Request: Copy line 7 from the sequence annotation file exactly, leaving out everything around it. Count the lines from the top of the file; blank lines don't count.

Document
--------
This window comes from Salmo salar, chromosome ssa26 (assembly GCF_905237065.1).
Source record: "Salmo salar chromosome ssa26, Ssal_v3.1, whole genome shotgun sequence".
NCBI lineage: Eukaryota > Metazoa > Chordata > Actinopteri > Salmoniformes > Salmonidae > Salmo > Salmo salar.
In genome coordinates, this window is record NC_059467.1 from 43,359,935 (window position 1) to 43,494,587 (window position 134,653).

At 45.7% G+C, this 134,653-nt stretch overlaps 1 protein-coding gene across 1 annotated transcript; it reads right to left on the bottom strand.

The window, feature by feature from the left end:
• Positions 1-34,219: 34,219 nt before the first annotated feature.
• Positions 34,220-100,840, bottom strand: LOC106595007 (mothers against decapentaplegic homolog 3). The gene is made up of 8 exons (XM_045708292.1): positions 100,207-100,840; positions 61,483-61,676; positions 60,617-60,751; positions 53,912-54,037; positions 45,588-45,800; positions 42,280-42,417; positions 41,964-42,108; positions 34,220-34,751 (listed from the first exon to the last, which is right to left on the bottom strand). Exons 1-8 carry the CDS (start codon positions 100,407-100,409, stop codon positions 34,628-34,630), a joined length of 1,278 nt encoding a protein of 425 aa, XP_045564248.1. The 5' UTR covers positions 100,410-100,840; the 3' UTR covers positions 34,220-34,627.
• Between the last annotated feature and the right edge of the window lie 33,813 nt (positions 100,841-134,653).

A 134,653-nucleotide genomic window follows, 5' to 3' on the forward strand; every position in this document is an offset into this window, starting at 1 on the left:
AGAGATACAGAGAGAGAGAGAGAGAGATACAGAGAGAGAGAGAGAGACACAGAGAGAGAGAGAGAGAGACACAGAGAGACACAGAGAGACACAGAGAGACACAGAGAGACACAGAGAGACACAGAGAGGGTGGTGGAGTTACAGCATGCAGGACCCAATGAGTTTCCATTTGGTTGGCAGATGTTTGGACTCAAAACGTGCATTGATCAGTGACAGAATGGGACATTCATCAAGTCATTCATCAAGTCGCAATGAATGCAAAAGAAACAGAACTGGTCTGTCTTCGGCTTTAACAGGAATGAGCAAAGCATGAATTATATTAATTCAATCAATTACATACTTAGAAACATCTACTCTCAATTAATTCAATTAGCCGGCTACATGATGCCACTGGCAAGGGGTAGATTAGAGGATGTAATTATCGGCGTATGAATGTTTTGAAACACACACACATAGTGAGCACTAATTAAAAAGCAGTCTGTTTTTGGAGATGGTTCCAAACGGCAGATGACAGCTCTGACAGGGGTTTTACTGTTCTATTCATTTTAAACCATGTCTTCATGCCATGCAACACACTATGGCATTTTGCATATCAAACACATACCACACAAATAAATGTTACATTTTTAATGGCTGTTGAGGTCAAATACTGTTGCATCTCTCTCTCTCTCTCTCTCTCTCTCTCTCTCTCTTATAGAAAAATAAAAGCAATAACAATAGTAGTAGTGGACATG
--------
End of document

• Positions 1-34,219: 34,219 nt before the first annotated feature.